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Title:Evolution of Enzymatic Activities in the OMPDC Suprafamily: Discovery, Design and Evolution of 3-Keto-L-Gulonate 6-Phosphate Decarboxylase
Author(s):Yew, Wen Shan
Doctoral Committee Chair(s):Gerlt, John A.
Department / Program:Biochemistry
Degree Granting Institution:University of Illinois at Urbana-Champaign
Subject(s):Chemistry, Biochemistry
Abstract:3-Keto-L-gulonate 6-phosphate decarboxylase (KGPDC) was discovered to be involved in the fermentative utilization of L-ascorbate by enteric bacteria such as E. coli K-12. KGPDC is a new member of the orotidine 5'-monophosphate decarboxylase (OMPDC) suprafamily, and its discovery expands the range of reactions catalyzed by members of the suprafamily beyond non-cofactor-assisted decarboxylation (avoidance of a vinyl anion intermediate in the context of OMPDC), aldol-condensation (through divalent metal-ion stabilization of an enediolate intermediate in the context of HPS), and metal-independent epimerization (through active site stabilization of an enediolate intermediate in the context of RPE). The mechanism of the KGPDC-catalyzed reaction was determined, and it involves Mg2+-stabilization of an enediolate intermediate and a unique proton-relay system that provides the proton source for catalysis. KGPDC, like members of the OMPDC suprafamily, are dimers of (beta/alpha)8-barrels; the active site is located at the C-terminal ends of the beta-strands and comprises of residues originating from both monomers. The positions of functional groups are conserved amongst suprafamily members, although active site residues differ both in identity and mechanistic utility: in OMPDC, a conserved Lys at the ends of the 2nd beta-strand is involved in a charge-relay network that is required for catalysis; in KGPDC, a conserved Glu at the same position is recruited to stabilize a Mg 2+-ion that is required for stabilization of the ensuing enediolate intermediate during catalysis. By rational design, the promiscuity of the KGPDC scaffold towards catalysis of the HPS reaction was enhanced: three substitutions of E112D, R139V and T169A resulted in a 260-fold increase in catalytic efficiency, while the physiological KGPDC activity was decreased by 30-fold. These studies provided an initial insight into the opportunistic ways of Nature in bridging between points along the evolutionary landscape through the use of an active site architecture that is capable of catalyzing a reaction that has neither a semblance of chemical mechanism nor binding specificity to that of the progenitorial reaction.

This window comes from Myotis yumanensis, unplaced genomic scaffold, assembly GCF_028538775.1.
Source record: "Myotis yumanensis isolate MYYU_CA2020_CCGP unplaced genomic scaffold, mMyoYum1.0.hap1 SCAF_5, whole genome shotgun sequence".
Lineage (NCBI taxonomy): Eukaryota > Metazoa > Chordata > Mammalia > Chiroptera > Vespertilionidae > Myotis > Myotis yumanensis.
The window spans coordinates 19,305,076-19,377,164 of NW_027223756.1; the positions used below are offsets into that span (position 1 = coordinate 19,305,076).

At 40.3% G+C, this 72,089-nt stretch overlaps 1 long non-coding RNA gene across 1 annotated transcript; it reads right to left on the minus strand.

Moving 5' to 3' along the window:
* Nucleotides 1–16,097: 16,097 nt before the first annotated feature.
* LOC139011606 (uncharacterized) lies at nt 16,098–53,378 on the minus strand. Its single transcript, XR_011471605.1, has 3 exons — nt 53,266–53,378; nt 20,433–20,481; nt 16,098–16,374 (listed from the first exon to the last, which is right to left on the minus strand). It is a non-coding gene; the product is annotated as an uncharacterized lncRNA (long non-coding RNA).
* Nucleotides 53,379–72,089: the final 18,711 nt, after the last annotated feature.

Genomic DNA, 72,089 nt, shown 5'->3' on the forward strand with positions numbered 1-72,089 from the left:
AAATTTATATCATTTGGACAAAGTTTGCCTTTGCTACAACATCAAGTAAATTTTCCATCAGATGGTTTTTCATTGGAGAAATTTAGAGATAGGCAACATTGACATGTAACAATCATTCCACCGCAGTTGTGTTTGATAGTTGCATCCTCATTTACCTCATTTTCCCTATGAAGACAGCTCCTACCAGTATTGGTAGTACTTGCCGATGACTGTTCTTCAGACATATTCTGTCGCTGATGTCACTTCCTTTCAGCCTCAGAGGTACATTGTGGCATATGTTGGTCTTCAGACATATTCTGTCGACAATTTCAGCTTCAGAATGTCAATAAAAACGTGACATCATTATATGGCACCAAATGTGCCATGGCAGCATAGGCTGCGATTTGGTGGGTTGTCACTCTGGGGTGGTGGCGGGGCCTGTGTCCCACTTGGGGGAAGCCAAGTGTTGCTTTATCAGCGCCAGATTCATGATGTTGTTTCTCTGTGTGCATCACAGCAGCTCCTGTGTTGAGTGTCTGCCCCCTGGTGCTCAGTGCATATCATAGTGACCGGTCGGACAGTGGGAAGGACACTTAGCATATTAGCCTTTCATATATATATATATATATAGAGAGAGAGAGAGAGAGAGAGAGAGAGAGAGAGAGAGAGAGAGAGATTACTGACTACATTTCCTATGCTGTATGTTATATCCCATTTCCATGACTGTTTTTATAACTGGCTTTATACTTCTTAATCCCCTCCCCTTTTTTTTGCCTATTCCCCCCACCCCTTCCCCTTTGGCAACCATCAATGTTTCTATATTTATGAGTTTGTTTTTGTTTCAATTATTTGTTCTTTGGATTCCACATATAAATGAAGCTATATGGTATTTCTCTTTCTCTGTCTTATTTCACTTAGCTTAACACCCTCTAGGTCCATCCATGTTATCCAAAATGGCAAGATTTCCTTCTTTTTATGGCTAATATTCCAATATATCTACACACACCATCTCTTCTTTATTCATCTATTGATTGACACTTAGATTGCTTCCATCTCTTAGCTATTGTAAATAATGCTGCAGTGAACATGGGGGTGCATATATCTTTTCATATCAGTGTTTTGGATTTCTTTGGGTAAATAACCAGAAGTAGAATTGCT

Issue Date:2004
Description:225 p.
Thesis (Ph.D.)--University of Illinois at Urbana-Champaign, 2004.
Other Identifier(s):(MiAaPQ)AAI3153472
Date Available in IDEALS:2015-09-25
Date Deposited:2004

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